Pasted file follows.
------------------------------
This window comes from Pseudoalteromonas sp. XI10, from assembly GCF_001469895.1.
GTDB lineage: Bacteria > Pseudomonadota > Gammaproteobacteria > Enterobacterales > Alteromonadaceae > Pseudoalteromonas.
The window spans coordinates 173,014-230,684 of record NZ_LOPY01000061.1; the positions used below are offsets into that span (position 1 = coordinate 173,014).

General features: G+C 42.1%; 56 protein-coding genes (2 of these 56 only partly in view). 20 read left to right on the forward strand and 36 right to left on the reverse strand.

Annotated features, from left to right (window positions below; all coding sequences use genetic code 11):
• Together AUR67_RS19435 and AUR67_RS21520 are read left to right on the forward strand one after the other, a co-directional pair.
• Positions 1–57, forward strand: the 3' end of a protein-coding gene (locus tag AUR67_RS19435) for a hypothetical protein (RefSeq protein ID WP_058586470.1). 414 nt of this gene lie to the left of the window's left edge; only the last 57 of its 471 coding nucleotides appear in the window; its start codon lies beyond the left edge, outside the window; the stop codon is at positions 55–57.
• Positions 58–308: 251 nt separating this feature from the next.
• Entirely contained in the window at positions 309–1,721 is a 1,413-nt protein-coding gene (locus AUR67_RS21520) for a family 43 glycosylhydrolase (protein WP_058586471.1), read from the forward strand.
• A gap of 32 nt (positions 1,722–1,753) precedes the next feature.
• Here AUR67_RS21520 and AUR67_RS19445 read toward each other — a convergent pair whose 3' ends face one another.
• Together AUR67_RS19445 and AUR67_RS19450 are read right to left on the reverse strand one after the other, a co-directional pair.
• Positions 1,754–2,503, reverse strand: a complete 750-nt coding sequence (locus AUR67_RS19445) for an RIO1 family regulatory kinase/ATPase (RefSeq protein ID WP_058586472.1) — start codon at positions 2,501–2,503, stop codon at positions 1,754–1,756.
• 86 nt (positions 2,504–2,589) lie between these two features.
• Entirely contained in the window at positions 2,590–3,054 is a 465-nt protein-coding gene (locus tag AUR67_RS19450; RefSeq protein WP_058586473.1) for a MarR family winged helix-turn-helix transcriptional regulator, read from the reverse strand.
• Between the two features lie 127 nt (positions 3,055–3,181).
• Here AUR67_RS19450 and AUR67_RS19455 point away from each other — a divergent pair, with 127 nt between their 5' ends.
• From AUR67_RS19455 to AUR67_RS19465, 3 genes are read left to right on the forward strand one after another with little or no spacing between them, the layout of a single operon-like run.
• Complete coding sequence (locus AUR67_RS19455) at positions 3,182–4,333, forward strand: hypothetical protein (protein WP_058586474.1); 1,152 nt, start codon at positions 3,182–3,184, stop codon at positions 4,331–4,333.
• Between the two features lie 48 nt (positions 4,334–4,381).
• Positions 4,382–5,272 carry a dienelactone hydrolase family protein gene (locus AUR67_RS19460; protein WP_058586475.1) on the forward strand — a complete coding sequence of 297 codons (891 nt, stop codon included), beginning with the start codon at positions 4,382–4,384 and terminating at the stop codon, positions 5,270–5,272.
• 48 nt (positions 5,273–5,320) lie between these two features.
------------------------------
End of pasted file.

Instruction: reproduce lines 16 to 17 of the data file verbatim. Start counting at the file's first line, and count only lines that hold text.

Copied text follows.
• Between the two features lie 127 nt (positions 3,055–3,181).
• Here AUR67_RS19450 and AUR67_RS19455 point away from each other — a divergent pair, with 127 nt between their 5' ends.